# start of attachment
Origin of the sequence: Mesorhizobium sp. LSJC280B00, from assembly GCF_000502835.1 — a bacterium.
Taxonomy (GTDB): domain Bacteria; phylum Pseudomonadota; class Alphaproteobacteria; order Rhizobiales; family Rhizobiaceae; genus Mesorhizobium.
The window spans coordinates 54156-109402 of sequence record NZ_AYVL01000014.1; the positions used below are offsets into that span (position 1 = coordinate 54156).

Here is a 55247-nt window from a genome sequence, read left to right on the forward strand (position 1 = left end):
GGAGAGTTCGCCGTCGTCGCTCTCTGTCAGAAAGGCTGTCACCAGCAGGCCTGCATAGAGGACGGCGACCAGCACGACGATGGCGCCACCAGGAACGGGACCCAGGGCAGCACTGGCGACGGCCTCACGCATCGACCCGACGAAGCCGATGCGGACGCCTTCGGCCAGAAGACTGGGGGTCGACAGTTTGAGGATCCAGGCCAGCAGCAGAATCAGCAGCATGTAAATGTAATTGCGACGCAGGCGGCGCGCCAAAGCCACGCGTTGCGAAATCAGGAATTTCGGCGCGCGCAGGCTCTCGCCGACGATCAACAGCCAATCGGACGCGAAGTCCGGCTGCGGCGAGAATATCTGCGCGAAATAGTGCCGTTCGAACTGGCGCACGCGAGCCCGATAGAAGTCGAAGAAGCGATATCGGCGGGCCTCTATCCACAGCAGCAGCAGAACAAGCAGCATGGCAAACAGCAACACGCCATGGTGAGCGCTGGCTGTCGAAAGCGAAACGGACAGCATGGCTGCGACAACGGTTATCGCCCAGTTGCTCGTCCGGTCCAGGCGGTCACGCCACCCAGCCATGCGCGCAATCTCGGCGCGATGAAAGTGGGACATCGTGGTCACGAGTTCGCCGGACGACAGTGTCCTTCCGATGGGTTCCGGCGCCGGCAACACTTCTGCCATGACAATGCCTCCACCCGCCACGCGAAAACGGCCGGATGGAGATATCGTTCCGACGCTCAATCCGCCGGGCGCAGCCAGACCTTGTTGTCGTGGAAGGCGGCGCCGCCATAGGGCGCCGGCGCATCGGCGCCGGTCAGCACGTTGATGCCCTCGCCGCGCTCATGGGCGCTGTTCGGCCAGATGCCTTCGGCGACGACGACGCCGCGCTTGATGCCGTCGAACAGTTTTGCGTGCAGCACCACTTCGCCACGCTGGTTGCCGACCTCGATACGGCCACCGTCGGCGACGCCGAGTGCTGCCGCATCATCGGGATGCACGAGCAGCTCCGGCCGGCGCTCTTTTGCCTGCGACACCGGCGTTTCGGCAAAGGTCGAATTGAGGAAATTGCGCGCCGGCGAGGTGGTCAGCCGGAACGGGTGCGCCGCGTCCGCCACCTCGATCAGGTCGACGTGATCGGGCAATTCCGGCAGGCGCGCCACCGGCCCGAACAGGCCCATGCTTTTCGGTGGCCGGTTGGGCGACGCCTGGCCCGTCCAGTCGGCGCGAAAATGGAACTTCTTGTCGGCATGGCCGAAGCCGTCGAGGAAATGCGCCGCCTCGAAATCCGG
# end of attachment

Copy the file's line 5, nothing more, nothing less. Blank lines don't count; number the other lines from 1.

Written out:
GGAGAGTTCGCCGTCGTCGCTCTCTGTCAGAAAGGCTGTCACCAGCAGGCCTGCATAGAGGACGGCGACCAGCACGACGATGGCGCCACCAGGAACGGGACCCAGGGCAGCACTGGCGACGGCCTCACGCATCGACCCGACGAAGCCGATGCGGACGCCTTCGGCCAGAAGACTGGGGGTCGACAGTTTGAGGATCCAGGCCAGCAGCAGAATCAGCAGCATGTAAATGTAATTGCGACGCAGGCGGCGCGCCAAAGCCACGCGTTGCGAAATCAGGAATTTCGGCGCGCGCAGGCTCTCGCCGACGATCAACAGCCAATCGGACGCGAAGTCCGGCTGCGGCGAGAATATCTGCGCGAAATAGTGCCGTTCGAACTGGCGCACGCGAGCCCGATAGAAGTCGAAGAAGCGATATCGGCGGGCCTCTATCCACAGCAGCAGCAGAACAAGCAGCATGGCAAACAGCAACACGCCATGGTGAGCGCTGGCTGTCGAAAGCGAAACGGACAGCATGGCTGCGACAACGGTTATCGCCCAGTTGCTCGTCCGGTCCAGGCGGTCACGCCACCCAGCCATGCGCGCAATCTCGGCGCGATGAAAGTGGGACATCGTGGTCACGAGTTCGCCGGACGACAGTGTCCTTCCGATGGGTTCCGGCGCCGGCAACACTTCTGCCATGACAATGCCTCCACCCGCCACGCGAAAACGGCCGGATGGAGATATCGTTCCGACGCTCAATCCGCCGGGCGCAGCCAGACCTTGTTGTCGTGGAAGGCGGCGCCGCCATAGGGCGCCGGCGCATCGGCGCCGGTCAGCACGTTGATGCCCTCGCCGCGCTCATGGGCGCTGTTCGGCCAGATGCCTTCGGCGACGACGACGCCGCGCTTGATGCCGTCGAACAGTTTTGCGTGCAGCACCACTTCGCCACGCTGGTTGCCGACCTCGATACGGCCACCGTCGGCGACGCCGAGTGCTGCCGCATCATCGGGATGCACGAGCAGCTCCGGCCGGCGCTCTTTTGCCTGCGACACCGGCGTTTCGGCAAAGGTCGAATTGAGGAAATTGCGCGCCGGCGAGGTGGTCAGCCGGAACGGGTGCGCCGCGTCCGCCACCTCGATCAGGTCGACGTGATCGGGCAATTCCGGCAGGCGCGCCACCGGCCCGAACAGGCCCATGCTTTTCGGTGGCCGGTTGGGCGACGCCTGGCCCGTCCAGTCGGCGCGAAAATGGAACTTCTTGTCGGCATGGCCGAAGCCGTCGAGGAAATGCGCCGCCTCGAAATCCGG